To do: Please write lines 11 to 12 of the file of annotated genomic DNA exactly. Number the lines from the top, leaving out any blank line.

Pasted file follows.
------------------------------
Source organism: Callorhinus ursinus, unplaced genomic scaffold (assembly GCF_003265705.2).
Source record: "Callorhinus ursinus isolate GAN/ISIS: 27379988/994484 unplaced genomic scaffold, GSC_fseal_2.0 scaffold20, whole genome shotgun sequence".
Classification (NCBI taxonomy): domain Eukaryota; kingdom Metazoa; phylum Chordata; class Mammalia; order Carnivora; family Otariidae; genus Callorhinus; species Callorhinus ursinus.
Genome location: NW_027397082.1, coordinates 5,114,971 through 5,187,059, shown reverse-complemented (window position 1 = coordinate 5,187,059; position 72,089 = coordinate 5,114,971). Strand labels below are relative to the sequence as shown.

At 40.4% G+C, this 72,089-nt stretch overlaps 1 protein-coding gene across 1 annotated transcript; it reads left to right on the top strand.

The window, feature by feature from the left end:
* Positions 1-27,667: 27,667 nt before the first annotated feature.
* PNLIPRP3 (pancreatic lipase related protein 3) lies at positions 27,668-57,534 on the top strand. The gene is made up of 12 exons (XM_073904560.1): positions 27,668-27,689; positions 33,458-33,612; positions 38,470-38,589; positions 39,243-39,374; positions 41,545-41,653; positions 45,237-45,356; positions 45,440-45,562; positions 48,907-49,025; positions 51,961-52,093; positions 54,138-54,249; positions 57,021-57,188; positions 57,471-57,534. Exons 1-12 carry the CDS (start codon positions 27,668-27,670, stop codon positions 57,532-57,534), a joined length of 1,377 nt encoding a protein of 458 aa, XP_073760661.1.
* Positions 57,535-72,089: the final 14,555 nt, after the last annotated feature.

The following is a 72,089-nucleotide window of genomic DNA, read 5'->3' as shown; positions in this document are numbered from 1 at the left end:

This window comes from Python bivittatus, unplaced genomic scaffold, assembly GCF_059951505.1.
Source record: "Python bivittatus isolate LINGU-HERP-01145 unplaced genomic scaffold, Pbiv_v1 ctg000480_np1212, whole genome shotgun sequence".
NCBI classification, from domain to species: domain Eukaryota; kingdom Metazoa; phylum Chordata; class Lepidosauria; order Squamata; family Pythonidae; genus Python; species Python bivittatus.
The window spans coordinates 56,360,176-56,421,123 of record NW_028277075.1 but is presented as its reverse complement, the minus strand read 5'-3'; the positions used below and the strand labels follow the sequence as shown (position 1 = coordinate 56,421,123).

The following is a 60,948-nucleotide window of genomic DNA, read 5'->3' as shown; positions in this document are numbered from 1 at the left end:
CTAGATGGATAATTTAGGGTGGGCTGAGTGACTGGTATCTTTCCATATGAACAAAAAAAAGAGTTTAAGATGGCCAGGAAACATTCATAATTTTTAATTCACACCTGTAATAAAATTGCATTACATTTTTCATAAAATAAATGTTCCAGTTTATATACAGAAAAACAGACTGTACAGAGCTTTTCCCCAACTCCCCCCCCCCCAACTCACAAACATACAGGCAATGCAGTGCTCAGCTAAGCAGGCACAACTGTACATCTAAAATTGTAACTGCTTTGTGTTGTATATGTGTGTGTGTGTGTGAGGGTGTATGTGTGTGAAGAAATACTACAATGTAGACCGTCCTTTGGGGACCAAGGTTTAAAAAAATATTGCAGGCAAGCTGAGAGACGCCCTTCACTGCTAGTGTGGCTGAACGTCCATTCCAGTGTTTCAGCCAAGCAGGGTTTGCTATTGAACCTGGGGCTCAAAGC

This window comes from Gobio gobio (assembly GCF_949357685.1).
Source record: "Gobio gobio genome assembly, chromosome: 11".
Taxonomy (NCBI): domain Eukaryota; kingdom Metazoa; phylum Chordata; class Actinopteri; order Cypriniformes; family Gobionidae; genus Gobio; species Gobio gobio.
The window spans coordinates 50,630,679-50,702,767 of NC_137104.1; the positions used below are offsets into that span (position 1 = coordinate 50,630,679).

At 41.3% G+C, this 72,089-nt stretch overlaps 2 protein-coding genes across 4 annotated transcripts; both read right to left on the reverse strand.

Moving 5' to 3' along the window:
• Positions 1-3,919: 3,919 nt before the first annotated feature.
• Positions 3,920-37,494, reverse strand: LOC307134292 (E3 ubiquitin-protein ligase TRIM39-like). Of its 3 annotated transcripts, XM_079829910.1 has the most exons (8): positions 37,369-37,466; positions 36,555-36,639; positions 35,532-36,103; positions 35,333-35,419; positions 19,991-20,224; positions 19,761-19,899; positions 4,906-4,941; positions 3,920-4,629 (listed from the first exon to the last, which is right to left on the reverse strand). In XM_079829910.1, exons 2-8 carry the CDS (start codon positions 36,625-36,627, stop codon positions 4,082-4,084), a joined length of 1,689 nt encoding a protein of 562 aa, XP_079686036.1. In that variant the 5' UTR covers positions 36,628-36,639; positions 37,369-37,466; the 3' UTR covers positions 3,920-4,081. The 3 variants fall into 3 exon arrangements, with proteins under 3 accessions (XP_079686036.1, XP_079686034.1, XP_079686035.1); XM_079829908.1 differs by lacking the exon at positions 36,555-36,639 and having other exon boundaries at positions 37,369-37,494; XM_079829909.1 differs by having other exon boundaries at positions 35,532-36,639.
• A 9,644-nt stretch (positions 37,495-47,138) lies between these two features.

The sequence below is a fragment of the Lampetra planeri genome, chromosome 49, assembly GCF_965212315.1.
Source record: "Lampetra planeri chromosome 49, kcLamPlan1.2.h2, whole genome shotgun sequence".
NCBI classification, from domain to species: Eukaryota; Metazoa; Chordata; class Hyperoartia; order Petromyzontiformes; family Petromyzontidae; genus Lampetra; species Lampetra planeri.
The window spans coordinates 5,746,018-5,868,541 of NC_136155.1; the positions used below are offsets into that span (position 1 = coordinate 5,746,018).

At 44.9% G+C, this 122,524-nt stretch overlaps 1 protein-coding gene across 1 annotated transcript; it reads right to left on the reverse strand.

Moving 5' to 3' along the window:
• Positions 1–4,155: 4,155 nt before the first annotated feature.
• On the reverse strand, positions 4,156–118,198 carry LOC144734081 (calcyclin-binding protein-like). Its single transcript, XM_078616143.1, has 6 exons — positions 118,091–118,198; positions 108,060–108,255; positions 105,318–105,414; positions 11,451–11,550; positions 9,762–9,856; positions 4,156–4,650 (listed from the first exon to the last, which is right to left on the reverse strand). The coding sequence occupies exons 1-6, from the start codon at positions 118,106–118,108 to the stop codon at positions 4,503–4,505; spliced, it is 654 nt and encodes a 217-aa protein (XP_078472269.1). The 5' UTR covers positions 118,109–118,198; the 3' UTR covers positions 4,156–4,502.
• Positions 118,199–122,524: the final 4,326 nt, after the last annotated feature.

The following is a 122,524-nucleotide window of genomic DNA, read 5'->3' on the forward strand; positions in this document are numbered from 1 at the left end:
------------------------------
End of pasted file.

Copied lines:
This window comes from Python bivittatus, unplaced genomic scaffold, assembly GCF_059951505.1.
Source record: "Python bivittatus isolate LINGU-HERP-01145 unplaced genomic scaffold, Pbiv_v1 ctg000480_np1212, whole genome shotgun sequence".